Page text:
With the OECD/G20 global tax agreement, India will likely have to give up equalisation levy

October 19, 2021 4:15 AM

The global agreement, if successfully implemented, sets the stage for even more closer cooperation between revenue authorities of member countries, helping collection of fair share of taxes, especially in the Covid era.

OECDIndia is also set to benefit from the implementation of the treaty-based rule to deny deductions of payments made to entities based in those jurisdictions which levy an effective tax below 15%

By Hitesh D Gajaria, Senior partner, KPMG in India

The OECD, on October 8, released a statement on the agreement reached by 136 member jurisdictions of the OECD/G20 Inclusive Framework (‘IF’)—which involves revenue authorities of 140 countries (90% of global GDP). With Ireland, Hungary and Estonia also joining in, the agreement represents the consensus of all G20, European Union (EU), and OECD nations to a two-pillar solution to address tax challenges arising from digitalisation of the economy. Indian revenue authorities played an active role in these discussions. The statement updates a previous one (July), finalising several key aspects of a framework or model to reform the international tax system.

Pillar One seeks to reallocate, for tax purpose, more than $125 billion of profits from the top 100 or so of the world’s largest and most profitable multinational enterprises (MNEs) to market jurisdictions (housing many customers of the products and services of these MNEs). India is hopeful of boosting its tax revenues as it is primarily a consumer-driven economy. This reallocation will be made without regard to the hitherto prevailing permanent establishment (i.e., physical presence) or transfer pricing arm’s length standards.

Implementation of Pillar One needs jurisdictions to hold off from introducing new unilateral measures and withdrawing already introduced digital taxes and similar levies. India legislated a 6% equalisation levy on online advertisements from June 2016 and a 2% equalisation levy on e-commerce supply of goods and services from April 2020. In May 2021, India also prescribed the thresholds for the applicability of the ‘significant economic presence’ concept, which allows it to assert domestic taxing rights on profits earned by non-resident entities with revenues exceeding `20 million or users exceeding 300,000. An effective working of the two-pillar solution may require India to repeal such measures.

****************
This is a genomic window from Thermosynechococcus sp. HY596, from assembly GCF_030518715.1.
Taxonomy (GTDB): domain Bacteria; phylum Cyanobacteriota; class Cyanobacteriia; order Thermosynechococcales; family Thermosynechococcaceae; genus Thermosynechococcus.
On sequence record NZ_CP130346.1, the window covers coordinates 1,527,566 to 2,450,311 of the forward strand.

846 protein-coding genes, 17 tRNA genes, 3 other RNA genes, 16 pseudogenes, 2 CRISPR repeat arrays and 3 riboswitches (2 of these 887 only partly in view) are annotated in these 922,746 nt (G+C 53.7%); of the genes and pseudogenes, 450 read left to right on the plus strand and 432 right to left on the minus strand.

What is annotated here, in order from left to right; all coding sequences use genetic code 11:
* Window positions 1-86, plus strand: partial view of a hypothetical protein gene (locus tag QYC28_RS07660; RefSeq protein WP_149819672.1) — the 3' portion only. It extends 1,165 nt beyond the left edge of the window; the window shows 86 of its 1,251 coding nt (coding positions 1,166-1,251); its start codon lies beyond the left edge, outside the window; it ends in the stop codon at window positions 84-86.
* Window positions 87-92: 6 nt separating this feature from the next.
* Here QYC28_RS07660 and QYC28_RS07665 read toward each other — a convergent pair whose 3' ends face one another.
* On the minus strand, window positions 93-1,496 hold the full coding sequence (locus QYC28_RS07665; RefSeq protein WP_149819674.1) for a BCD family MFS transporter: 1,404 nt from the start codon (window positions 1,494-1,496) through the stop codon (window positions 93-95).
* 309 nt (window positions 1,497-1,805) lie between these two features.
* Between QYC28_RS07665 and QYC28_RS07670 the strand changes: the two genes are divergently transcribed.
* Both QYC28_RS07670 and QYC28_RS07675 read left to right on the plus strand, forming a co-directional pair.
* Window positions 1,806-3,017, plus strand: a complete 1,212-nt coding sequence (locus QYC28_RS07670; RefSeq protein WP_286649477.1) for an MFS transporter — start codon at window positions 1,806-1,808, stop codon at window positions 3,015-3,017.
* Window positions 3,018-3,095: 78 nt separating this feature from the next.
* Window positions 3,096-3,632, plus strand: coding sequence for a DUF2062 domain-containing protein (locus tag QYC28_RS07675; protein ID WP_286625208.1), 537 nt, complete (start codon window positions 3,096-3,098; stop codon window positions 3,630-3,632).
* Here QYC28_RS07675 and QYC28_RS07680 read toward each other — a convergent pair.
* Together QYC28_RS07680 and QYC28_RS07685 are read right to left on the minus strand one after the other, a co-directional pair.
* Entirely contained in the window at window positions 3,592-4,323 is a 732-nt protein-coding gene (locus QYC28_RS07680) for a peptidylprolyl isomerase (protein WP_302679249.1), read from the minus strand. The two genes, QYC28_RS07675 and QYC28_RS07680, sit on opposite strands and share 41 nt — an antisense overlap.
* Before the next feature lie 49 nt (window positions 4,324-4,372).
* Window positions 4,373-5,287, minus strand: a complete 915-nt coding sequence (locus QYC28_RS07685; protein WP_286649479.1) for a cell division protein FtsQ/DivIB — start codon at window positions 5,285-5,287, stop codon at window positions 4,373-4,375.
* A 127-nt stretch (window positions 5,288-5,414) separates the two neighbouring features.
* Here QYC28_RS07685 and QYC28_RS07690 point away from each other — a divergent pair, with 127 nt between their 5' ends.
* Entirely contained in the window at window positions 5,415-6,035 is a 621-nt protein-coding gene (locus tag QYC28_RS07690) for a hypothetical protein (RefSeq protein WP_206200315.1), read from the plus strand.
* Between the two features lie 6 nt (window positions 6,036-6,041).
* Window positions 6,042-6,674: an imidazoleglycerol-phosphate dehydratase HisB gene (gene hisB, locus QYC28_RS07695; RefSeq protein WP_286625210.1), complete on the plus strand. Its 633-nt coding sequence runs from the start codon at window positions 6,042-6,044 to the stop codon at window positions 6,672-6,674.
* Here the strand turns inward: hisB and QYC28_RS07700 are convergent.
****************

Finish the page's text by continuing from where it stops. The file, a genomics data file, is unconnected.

Pillar Two has attained an unprecedented agreement on a global minimum tax rate of 15% which every jurisdiction signing the agreement will levy, failing which, other interlocking domestic rules—known as Global Anti-Base Erosion (GloBE) Rules and a treaty-based rule, will operate to ensure such tax is effectively paid up by the MNEs. Pillar Two applies to a larger group of MNEs that have consolidated revenues above 750 million euros (~`66 billion). The focus on financial profits is because many MNEs operated in jurisdictions with higher headline corporate tax rates but ultimately paid minimal or low levels of corporate tax. Further, countries are free to adopt a lower threshold for MNEs headquartered in their own jurisdictions.

The global minimum tax of 15% is expected to generate approximate additional tax revenues to the tune of $150 billion. An important announcement is that the GloBE rules shall not be applicable in jurisdictions where MNEs have revenues less than 10 million euros and profits less than 1 million euros.

The global minimum tax of 15% may sound a death knell for the so-called tax havens, which exist primarily to help MNEs avoid paying the legitimate share of taxes in countries where they have a substantial market or which aid tax evaders by promising secrecy and confidentiality. Further, the global minimum tax deal directly impacts jurisdictions such as Ireland, which has, for a long time, had a corporate tax rate of 12.5% (i.e., below 15%). From an Indian standpoint, the GloBE rules could result in additional revenues from India-headquartered MNEs that have shifted profits offshore to benefit from no/low tax regimes. India is also set to benefit from the implementation of the treaty-based rule to deny deductions of payments made to entities based in those jurisdictions which levy an effective tax below 15%. The agreement targets the year 2023 as the effective year of implementation of both Pillars, with a lot of detailing to be done in the coming months and in 2022.

The global agreement, if successfully implemented, sets the stage for even more closer cooperation between revenue authorities of member countries, helping collection of fair share of taxes, especially in the Covid era.

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